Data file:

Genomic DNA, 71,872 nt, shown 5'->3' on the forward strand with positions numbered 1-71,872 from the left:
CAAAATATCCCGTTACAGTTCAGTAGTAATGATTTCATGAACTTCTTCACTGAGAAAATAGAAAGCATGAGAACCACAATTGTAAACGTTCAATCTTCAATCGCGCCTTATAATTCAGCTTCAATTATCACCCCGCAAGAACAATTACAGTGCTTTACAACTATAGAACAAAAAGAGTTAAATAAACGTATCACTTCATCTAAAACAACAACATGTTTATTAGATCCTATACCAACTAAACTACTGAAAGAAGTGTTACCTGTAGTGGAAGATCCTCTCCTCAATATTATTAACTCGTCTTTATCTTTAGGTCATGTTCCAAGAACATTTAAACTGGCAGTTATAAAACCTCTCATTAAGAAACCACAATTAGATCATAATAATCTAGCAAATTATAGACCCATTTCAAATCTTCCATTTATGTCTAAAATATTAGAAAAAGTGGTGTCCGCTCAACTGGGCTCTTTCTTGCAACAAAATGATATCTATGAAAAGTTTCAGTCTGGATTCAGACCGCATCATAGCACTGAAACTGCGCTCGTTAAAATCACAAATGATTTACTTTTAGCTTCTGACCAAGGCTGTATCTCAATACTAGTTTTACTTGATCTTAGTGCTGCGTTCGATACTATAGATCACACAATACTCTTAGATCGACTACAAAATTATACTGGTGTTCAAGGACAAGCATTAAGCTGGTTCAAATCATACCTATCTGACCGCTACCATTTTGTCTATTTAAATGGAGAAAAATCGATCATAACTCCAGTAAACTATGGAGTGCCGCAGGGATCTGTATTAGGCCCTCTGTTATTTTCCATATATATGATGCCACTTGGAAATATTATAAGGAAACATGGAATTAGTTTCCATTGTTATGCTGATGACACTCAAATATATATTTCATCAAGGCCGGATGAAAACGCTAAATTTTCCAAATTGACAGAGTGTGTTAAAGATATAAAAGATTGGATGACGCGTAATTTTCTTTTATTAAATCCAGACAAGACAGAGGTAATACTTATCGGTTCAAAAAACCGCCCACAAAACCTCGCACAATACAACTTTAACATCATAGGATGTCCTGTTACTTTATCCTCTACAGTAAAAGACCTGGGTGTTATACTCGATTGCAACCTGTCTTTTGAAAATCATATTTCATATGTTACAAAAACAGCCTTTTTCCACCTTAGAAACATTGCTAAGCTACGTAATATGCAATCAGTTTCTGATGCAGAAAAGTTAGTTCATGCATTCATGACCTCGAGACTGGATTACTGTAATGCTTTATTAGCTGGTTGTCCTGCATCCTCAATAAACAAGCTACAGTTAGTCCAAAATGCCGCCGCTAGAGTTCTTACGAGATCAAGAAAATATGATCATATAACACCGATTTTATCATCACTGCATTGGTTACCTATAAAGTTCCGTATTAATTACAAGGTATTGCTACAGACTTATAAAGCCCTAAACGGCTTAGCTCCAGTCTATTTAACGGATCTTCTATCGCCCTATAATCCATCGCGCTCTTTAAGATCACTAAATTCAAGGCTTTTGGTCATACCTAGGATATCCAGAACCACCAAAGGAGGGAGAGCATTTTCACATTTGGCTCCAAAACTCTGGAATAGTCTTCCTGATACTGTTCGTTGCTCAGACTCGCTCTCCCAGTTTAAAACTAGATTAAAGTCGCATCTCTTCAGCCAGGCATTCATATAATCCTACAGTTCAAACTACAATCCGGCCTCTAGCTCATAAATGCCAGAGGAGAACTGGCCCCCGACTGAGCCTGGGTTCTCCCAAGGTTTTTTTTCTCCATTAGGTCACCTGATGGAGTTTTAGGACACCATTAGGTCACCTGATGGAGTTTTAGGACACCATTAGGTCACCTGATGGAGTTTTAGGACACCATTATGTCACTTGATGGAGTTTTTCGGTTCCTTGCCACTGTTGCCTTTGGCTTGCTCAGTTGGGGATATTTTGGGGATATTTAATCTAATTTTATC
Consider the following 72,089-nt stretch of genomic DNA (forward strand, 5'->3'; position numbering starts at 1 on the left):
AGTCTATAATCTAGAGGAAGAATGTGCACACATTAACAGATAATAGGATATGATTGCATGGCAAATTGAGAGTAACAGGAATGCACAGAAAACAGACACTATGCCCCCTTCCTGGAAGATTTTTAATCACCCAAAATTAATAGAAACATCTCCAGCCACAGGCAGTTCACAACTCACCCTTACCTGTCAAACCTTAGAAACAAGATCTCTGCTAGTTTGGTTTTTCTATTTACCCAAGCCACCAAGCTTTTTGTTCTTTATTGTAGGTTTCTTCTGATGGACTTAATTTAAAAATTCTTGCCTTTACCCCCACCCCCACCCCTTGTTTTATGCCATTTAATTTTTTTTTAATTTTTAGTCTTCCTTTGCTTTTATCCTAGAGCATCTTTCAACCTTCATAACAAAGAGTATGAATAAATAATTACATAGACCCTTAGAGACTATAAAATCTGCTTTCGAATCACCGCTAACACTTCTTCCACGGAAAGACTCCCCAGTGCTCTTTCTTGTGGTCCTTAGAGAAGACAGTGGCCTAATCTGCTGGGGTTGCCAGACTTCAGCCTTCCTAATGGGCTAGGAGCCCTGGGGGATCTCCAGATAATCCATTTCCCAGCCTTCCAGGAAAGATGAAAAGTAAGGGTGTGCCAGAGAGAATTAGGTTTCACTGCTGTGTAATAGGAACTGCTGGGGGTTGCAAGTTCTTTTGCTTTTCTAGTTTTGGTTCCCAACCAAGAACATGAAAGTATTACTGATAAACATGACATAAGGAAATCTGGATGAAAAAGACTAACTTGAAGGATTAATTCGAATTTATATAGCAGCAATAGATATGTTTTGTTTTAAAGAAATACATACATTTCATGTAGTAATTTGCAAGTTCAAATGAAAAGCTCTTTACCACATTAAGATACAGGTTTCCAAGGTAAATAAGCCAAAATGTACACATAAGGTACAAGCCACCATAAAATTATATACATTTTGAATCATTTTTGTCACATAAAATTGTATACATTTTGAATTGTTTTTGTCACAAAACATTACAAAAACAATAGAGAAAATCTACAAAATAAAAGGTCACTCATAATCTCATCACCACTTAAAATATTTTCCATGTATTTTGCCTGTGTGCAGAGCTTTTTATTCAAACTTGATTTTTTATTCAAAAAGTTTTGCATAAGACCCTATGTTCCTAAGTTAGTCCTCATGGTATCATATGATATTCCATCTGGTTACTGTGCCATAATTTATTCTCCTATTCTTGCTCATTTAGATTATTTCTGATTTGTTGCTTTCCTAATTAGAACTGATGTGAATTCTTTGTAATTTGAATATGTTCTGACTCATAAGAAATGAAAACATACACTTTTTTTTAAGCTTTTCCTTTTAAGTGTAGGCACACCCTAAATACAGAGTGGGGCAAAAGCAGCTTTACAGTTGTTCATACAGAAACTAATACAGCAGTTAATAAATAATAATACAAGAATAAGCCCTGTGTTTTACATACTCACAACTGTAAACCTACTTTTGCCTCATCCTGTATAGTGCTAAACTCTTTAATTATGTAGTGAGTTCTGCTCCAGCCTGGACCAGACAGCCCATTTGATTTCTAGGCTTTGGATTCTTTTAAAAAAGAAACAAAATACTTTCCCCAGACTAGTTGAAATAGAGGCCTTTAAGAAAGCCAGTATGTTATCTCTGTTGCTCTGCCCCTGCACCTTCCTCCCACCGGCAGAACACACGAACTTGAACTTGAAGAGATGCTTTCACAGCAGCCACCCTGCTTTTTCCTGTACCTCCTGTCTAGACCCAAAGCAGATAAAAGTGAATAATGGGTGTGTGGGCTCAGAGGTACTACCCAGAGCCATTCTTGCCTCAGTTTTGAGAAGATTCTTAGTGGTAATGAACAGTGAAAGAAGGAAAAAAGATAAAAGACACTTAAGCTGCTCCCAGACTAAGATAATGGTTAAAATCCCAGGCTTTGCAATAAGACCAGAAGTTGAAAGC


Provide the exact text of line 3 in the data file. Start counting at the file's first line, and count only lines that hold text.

Consider the following 72,089-nt stretch of genomic DNA (forward strand, 5'->3'; position numbering starts at 1 on the left):